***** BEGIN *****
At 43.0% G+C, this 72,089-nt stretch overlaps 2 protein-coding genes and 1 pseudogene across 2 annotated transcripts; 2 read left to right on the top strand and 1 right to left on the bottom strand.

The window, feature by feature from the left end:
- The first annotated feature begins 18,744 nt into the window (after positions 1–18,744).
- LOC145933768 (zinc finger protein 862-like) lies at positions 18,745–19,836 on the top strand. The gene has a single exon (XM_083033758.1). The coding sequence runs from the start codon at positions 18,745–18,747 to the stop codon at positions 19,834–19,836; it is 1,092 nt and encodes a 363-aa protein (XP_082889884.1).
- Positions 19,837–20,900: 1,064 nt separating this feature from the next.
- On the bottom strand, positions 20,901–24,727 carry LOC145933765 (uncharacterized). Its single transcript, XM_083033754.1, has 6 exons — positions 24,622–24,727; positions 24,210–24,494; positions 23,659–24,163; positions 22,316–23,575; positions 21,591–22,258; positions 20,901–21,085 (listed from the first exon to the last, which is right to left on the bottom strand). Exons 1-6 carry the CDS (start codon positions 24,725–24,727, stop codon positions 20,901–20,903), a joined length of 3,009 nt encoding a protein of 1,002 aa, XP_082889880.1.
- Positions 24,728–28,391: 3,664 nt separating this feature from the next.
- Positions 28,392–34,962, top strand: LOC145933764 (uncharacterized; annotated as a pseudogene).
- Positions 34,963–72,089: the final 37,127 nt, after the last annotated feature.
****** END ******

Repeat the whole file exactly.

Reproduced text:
At 43.0% G+C, this 72,089-nt stretch overlaps 2 protein-coding genes and 1 pseudogene across 2 annotated transcripts; 2 read left to right on the top strand and 1 right to left on the bottom strand.

The window, feature by feature from the left end:
- The first annotated feature begins 18,744 nt into the window (after positions 1–18,744).
- LOC145933768 (zinc finger protein 862-like) lies at positions 18,745–19,836 on the top strand. The gene has a single exon (XM_083033758.1). The coding sequence runs from the start codon at positions 18,745–18,747 to the stop codon at positions 19,834–19,836; it is 1,092 nt and encodes a 363-aa protein (XP_082889884.1).
- Positions 19,837–20,900: 1,064 nt separating this feature from the next.
- On the bottom strand, positions 20,901–24,727 carry LOC145933765 (uncharacterized). Its single transcript, XM_083033754.1, has 6 exons — positions 24,622–24,727; positions 24,210–24,494; positions 23,659–24,163; positions 22,316–23,575; positions 21,591–22,258; positions 20,901–21,085 (listed from the first exon to the last, which is right to left on the bottom strand). Exons 1-6 carry the CDS (start codon positions 24,725–24,727, stop codon positions 20,901–20,903), a joined length of 3,009 nt encoding a protein of 1,002 aa, XP_082889880.1.
- Positions 24,728–28,391: 3,664 nt separating this feature from the next.
- Positions 28,392–34,962, top strand: LOC145933764 (uncharacterized; annotated as a pseudogene).
- Positions 34,963–72,089: the final 37,127 nt, after the last annotated feature.